The plot involved a pirate queen’s curse (I love pirate plotlines!) and a murder in the coastal town of Oparium that our team of three decides to solve. It was very fast-paced, but it allowed many moments of introspection, to better get to know our characters. Although the three have been friends for some time already at the time this novel takes place, this new adventure really sets the foundation for the Golden Guard (thus the series name). I found the relationship between these three characters was very well written, and I liked how they all came to it from different backstories and roles. Their friendship is genuine and knowing how it evolves (if you’ve read the main series) makes it even more interesting to read about in this prequel.

I really can’t wait for more people to read this and Air Awakens. If you haven’t yet, pick both up!



square headshot 1Elise Kova has always had a profound love of fantastical worlds. Somehow, she managed to focus on the real world long enough to graduate with a Master’s in Business Administration before crawling back under her favorite writing blanket to conceptualize her next magic system. She currently lives in St. Petersburg, Florida, and when she is not writing can be found playing video games, watching anime, or talking with readers on social media. She is the USA Today bestselling author of the Air Awakens Series as well as the upcoming Loom Saga (Keymaster, 2017).

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This or That Book Tag

Thank you

I want to thank icebreaker694 so much for tagging me! I’m really new to blogging so it was the first tag I received and it made me happy 💗


  • Mention the creator of the tag (Ayunda @ Tea and Paperbacks)
  • Thank the blogger who tagged you
  • Choose one of the options, you don’t have to tell the reasons why you chose that but you can also do them if you want to.
  • Tag (10) other people to do this tag to spread the love!

Reading on the couch or on the bed?

Couch all the way!

Male main character or female main character?

This is hard. I think overall I read/have read more books with female main characters, but some of my all-time-favorite books actually see a majority (if not all) of male main characters (I’m thinking Captive Prince, Raven Boys, Six of Crows…). I really can’t decide on this one!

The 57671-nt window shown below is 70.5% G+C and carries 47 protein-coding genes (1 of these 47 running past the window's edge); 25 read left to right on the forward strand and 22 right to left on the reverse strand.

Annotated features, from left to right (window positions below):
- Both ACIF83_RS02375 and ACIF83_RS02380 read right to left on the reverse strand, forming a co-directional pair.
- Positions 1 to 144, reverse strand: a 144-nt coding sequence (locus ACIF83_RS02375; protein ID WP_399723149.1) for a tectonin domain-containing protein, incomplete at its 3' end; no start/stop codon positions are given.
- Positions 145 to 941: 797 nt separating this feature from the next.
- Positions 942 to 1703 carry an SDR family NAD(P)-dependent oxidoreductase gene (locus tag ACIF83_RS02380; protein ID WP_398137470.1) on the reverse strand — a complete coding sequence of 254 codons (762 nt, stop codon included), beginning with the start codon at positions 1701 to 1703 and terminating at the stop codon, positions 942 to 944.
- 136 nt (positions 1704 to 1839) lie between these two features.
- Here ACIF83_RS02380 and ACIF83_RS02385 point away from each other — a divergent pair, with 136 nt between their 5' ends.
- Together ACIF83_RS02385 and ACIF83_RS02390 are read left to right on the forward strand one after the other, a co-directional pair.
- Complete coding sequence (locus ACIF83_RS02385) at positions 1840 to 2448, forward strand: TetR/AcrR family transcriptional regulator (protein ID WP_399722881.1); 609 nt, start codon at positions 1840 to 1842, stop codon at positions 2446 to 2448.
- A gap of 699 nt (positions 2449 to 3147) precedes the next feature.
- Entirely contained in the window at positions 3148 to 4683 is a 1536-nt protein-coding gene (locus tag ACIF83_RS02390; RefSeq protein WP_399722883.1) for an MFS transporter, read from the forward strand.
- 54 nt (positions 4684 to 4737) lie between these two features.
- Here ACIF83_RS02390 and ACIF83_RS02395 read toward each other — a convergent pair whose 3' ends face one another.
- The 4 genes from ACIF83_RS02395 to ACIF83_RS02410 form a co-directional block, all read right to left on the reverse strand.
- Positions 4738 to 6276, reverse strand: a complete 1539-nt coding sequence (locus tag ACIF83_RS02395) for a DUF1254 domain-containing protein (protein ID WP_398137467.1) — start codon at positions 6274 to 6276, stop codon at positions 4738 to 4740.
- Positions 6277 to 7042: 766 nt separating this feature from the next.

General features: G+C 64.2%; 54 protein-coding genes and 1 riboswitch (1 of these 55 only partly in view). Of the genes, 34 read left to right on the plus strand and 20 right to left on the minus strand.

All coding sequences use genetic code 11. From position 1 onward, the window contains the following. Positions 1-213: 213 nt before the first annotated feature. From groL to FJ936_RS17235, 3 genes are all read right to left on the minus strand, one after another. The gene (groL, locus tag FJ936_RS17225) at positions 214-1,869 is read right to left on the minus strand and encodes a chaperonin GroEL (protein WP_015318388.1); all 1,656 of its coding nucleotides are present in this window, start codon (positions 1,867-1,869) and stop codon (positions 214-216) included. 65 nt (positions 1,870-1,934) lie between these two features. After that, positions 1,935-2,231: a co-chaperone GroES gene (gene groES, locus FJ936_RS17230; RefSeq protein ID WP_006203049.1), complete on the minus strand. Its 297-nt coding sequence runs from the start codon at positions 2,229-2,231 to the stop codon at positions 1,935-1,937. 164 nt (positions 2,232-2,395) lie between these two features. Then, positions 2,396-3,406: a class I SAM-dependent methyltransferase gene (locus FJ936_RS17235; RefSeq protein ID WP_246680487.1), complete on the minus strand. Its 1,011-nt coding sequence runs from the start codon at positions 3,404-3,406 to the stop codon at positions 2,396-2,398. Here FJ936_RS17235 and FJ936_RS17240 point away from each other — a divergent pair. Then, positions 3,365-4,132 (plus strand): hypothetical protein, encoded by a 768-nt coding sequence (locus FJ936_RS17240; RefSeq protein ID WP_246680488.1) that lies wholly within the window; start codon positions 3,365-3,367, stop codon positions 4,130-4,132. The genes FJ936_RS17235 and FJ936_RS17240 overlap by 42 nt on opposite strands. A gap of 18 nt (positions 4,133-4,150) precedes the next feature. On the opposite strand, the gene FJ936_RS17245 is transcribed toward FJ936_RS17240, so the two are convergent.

Sweet snacks or salty snacks when reading?

Mmh, I typically don’t snack while I read, but if I have to choose, I’d probably say sweet snacks.

Trilogies or quartets?

I’ll go with trilogies simply because I have only read one quartet (The Raven Cycle). In general I think it doesn’t matter how many books a series has, as long as it makes sense for the story and making it a quartet or a five-books series is not just a way to spill more money out of readers.

First person point of view or third person point of view?

I’ve enjoyed many books in first person, but I definitely prefer a third person point of view.

Reading at night or in the morning?

Night night night. I’m a night owl and I can focus better after 11pm, and I find there’s an almost magical atmosphere when I read something that keeps me up after everyone else has gone to bed.

Libraries or bookstores?

Bookstores. I typically don’t go to libraries because we already have so many books in my house and at my grandparents’ house, and if I want to read some classics I can generally find them there. If I want to read YA I’m pretty sure I won’t find much of it in the libraries we have here.

Books that make you laugh or make you cry?

I haven’t read any books whose only purpose is making me laugh. I’ll have to say books that make me cry and laugh are my favorite.

Black book covers or white book covers?

These questions need to stop messing with my brain. I just can’t choose! If I absolutely have to, I’ll say black covers.

Character driven or plot driven stories?

Well, finally! This is an easy one for me: character driven 5ever. If I love the characters, I don’t even care if the plot is somewhat lacking (I’m looking at you, Raven Cycle).

I tag:

Sarah @theyabooktraveler
Emma @cornreviewsbooks
Sarah @ampersandprincess
Raneem @arayofbooks
Sabrina @unicornsreadtoo
Chelsea @romweasley
Emma @adreamerslibrary
Megan @bookslayerreads
Jordan @herpaperadventure

Review: The Fairy’s Assistant by Sasha L. Miller

I received an eARC from NetGalley in exchange for an honest review. All opinions are my own.


This story is a gay-friendly Cinderella retelling seen from the point of view of Hayden, assistant to Lily, a fairy that helps other people in need. That’s everything that fairies do in this fictional world: they appear to be sensing other people’s needs and desires and they help them achieve them, but they can’t really work alone. They need to be bound to a human to have the energy to do their magic, and after some time they bind themselves to someone else. Fairy-magic is not the same as mage-magic, but all magic is outlawed in this kingdom. For this reason, Hayden needs to keep Lily hidden, especially since a knight named Sidney has already tried to catch him a few times in different towns where he’s helped people through fairy magic.